This won’t happen overnight, of course. Early adopters will be the ones who expect to see the biggest benefit, which is why, in the grand scheme of things, we’ll see an omnipresence of self-driving heavy trucks[viii] before self-driving cars get widely-adopted, for instance. In addition, many industries still need to accumulate the data these machines need in order to learn. That’s why marketing and e-commerce are leading the pack: there’s plenty of data, and you can easily conduct an experimental campaign to measure the benefits. Most brick-and-mortar businesses, on the other hand, still have some work to do.
As part of this revolution, we expect that new and currently unavailable services will flourish. Consider, for instance, the benefits that health monitoring and prediction systems could bring to personalized healthcare by analyzing genomes. Patients in all demographics would be given access to the kind of high standard healthcare that even the privileged-few today cannot obtain.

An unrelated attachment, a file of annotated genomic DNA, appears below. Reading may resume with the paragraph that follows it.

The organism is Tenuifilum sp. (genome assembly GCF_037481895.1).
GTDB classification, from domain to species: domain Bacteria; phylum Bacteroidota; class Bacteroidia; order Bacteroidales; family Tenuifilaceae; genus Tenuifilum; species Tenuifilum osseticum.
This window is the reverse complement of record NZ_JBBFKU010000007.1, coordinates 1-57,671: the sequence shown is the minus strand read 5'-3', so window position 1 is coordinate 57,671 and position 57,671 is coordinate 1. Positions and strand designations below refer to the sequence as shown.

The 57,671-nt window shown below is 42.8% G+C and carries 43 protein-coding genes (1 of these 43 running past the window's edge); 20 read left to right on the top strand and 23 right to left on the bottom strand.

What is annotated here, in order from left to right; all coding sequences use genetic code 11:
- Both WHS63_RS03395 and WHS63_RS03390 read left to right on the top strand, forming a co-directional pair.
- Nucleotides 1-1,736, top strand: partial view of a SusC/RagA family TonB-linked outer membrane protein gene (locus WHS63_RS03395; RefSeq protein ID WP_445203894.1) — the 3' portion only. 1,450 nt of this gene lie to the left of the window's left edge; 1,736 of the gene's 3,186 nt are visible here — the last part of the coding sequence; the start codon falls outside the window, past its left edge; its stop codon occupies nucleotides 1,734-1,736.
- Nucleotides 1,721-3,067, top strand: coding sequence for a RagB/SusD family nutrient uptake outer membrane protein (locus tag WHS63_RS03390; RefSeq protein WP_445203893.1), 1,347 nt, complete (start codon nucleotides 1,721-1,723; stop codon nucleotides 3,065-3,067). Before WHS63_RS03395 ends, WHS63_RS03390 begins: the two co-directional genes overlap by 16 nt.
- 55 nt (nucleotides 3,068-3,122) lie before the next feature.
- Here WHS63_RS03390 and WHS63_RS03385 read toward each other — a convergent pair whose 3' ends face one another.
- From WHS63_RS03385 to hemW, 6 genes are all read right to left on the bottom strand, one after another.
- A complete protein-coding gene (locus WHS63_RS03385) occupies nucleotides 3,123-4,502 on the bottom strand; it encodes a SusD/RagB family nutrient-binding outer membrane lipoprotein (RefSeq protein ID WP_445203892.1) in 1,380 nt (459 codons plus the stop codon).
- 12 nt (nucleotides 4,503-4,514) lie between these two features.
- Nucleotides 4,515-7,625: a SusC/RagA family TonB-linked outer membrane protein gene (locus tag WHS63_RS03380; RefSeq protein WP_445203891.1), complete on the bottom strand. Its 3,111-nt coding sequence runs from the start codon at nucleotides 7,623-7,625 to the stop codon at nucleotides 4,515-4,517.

It’s closer than you might expect
So, to sum it up, here’s our prediction.
By 2040 – and maybe sooner – algorithms will be doing the work in all business processes where:
- We know exactly what we want to improve and can measure it
- We have enough data
- We can experiment
- We can take automated action
Think things can’t possibly change that much in 25 years? The folks at Google would tell you you’re wrong. Fifteen years ago, nobody had even heard of Google. Now the company’s name is a verb, and they’re disrupting industries far beyond the internet, like banking,[ix] travel,[x] and even car manufacturing.[xi]